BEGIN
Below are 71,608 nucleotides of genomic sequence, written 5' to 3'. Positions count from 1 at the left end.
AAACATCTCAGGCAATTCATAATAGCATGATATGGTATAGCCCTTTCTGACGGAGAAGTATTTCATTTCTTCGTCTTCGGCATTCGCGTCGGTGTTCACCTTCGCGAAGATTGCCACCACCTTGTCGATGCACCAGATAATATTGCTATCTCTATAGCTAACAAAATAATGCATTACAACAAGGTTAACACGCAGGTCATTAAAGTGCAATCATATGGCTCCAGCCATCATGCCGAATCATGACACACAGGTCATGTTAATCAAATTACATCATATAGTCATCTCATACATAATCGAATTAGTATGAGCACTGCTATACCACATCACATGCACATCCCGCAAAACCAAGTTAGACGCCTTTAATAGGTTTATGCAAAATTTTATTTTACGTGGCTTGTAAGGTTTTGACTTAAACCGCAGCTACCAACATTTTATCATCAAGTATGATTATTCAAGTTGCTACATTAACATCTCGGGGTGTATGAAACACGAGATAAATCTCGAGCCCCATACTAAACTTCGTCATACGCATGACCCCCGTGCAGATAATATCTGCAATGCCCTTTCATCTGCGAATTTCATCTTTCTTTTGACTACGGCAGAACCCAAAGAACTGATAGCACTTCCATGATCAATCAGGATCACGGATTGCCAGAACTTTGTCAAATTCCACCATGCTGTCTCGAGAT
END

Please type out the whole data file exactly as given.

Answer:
Below are 71,608 nucleotides of genomic sequence, written 5' to 3'. Positions count from 1 at the left end.
AAACATCTCAGGCAATTCATAATAGCATGATATGGTATAGCCCTTTCTGACGGAGAAGTATTTCATTTCTTCGTCTTCGGCATTCGCGTCGGTGTTCACCTTCGCGAAGATTGCCACCACCTTGTCGATGCACCAGATAATATTGCTATCTCTATAGCTAACAAAATAATGCATTACAACAAGGTTAACACGCAGGTCATTAAAGTGCAATCATATGGCTCCAGCCATCATGCCGAATCATGACACACAGGTCATGTTAATCAAATTACATCATATAGTCATCTCATACATAATCGAATTAGTATGAGCACTGCTATACCACATCACATGCACATCCCGCAAAACCAAGTTAGACGCCTTTAATAGGTTTATGCAAAATTTTATTTTACGTGGCTTGTAAGGTTTTGACTTAAACCGCAGCTACCAACATTTTATCATCAAGTATGATTATTCAAGTTGCTACATTAACATCTCGGGGTGTATGAAACACGAGATAAATCTCGAGCCCCATACTAAACTTCGTCATACGCATGACCCCCGTGCAGATAATATCTGCAATGCCCTTTCATCTGCGAATTTCATCTTTCTTTTGACTACGGCAGAACCCAAAGAACTGATAGCACTTCCATGATCAATCAGGATCACGGATTGCCAGAACTTTGTCAAATTCCACCATGCTGTCTCGAGAT